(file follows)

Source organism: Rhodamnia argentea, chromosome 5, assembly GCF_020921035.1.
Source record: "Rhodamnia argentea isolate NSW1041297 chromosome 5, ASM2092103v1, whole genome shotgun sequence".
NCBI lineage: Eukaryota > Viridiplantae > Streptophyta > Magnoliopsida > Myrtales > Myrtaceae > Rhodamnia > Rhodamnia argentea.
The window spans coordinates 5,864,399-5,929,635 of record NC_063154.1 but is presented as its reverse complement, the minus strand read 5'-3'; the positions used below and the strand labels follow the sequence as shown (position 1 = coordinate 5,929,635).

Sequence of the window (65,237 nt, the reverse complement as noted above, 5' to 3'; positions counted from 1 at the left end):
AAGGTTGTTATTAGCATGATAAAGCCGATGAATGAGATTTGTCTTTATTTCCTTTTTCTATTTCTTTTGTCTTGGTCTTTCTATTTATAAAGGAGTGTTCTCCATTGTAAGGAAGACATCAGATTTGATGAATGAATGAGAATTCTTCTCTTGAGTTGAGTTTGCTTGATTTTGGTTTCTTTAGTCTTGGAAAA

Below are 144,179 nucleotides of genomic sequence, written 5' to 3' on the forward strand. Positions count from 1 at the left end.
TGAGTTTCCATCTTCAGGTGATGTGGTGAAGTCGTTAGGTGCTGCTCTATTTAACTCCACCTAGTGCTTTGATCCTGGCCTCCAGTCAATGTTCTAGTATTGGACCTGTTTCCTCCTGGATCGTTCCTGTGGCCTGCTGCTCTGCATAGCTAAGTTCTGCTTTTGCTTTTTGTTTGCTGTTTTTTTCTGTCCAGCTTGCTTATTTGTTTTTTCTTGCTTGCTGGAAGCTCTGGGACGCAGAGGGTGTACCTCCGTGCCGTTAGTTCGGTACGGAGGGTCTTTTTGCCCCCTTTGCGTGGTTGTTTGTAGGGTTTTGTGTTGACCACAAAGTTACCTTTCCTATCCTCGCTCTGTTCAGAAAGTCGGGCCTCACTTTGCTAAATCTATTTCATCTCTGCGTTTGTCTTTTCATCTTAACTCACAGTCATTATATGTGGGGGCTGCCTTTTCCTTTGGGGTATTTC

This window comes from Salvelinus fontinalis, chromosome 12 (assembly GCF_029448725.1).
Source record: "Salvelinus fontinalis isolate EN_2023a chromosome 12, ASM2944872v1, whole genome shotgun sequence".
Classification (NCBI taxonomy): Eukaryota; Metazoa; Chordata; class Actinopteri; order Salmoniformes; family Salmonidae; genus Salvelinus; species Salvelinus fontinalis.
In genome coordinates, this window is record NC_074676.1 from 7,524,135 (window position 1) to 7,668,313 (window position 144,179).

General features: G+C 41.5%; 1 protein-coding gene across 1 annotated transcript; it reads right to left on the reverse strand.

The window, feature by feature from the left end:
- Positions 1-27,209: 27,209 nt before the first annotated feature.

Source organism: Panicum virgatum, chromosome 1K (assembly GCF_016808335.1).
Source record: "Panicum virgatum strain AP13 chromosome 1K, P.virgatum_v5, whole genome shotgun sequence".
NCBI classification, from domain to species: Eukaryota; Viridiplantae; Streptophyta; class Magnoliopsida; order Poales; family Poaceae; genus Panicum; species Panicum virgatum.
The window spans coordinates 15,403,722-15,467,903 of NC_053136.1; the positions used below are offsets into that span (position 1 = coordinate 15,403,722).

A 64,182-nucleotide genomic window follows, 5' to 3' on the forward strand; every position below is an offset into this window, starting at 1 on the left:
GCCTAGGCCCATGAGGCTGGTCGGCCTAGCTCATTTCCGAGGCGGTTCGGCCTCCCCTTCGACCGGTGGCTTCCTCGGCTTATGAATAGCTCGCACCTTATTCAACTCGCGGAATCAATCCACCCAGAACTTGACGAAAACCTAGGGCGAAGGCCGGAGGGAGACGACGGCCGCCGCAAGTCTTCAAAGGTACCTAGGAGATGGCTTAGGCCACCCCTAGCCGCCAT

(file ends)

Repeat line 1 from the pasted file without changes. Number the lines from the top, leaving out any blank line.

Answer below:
Source organism: Rhodamnia argentea, chromosome 5, assembly GCF_020921035.1.